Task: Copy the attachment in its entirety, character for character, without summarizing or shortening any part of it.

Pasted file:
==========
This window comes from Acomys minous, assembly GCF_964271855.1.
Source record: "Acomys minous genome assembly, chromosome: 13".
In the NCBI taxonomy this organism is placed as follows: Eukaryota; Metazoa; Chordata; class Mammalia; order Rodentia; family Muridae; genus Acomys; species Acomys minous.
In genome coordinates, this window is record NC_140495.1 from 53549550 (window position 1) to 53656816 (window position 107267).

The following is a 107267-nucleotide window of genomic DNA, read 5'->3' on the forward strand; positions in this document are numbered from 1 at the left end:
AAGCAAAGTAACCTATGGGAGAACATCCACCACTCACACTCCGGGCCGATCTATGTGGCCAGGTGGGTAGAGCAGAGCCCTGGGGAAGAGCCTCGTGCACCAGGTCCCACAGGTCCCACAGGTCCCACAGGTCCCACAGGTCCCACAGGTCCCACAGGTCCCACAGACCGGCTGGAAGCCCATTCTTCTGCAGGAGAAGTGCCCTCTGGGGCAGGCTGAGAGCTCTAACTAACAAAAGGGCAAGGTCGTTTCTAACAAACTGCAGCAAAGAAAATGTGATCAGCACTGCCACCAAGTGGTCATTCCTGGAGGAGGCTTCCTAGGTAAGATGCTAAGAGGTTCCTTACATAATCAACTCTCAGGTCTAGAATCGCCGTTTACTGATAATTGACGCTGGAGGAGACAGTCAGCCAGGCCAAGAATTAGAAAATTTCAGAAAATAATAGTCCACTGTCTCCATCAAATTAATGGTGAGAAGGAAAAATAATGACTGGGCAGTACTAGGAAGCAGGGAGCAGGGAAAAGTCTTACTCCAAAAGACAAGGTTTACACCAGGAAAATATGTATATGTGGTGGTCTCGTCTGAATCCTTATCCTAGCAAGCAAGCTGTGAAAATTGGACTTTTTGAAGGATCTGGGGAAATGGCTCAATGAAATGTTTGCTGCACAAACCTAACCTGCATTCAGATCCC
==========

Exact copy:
This window comes from Acomys minous, assembly GCF_964271855.1.
Source record: "Acomys minous genome assembly, chromosome: 13".
In the NCBI taxonomy this organism is placed as follows: Eukaryota; Metazoa; Chordata; class Mammalia; order Rodentia; family Muridae; genus Acomys; species Acomys minous.
In genome coordinates, this window is record NC_140495.1 from 53549550 (window position 1) to 53656816 (window position 107267).

The following is a 107267-nucleotide window of genomic DNA, read 5'->3' on the forward strand; positions in this document are numbered from 1 at the left end:
AAGCAAAGTAACCTATGGGAGAACATCCACCACTCACACTCCGGGCCGATCTATGTGGCCAGGTGGGTAGAGCAGAGCCCTGGGGAAGAGCCTCGTGCACCAGGTCCCACAGGTCCCACAGGTCCCACAGGTCCCACAGGTCCCACAGGTCCCACAGGTCCCACAGACCGGCTGGAAGCCCATTCTTCTGCAGGAGAAGTGCCCTCTGGGGCAGGCTGAGAGCTCTAACTAACAAAAGGGCAAGGTCGTTTCTAACAAACTGCAGCAAAGAAAATGTGATCAGCACTGCCACCAAGTGGTCATTCCTGGAGGAGGCTTCCTAGGTAAGATGCTAAGAGGTTCCTTACATAATCAACTCTCAGGTCTAGAATCGCCGTTTACTGATAATTGACGCTGGAGGAGACAGTCAGCCAGGCCAAGAATTAGAAAATTTCAGAAAATAATAGTCCACTGTCTCCATCAAATTAATGGTGAGAAGGAAAAATAATGACTGGGCAGTACTAGGAAGCAGGGAGCAGGGAAAAGTCTTACTCCAAAAGACAAGGTTTACACCAGGAAAATATGTATATGTGGTGGTCTCGTCTGAATCCTTATCCTAGCAAGCAAGCTGTGAAAATTGGACTTTTTGAAGGATCTGGGGAAATGGCTCAATGAAATGTTTGCTGCACAAACCTAACCTGCATTCAGATCCC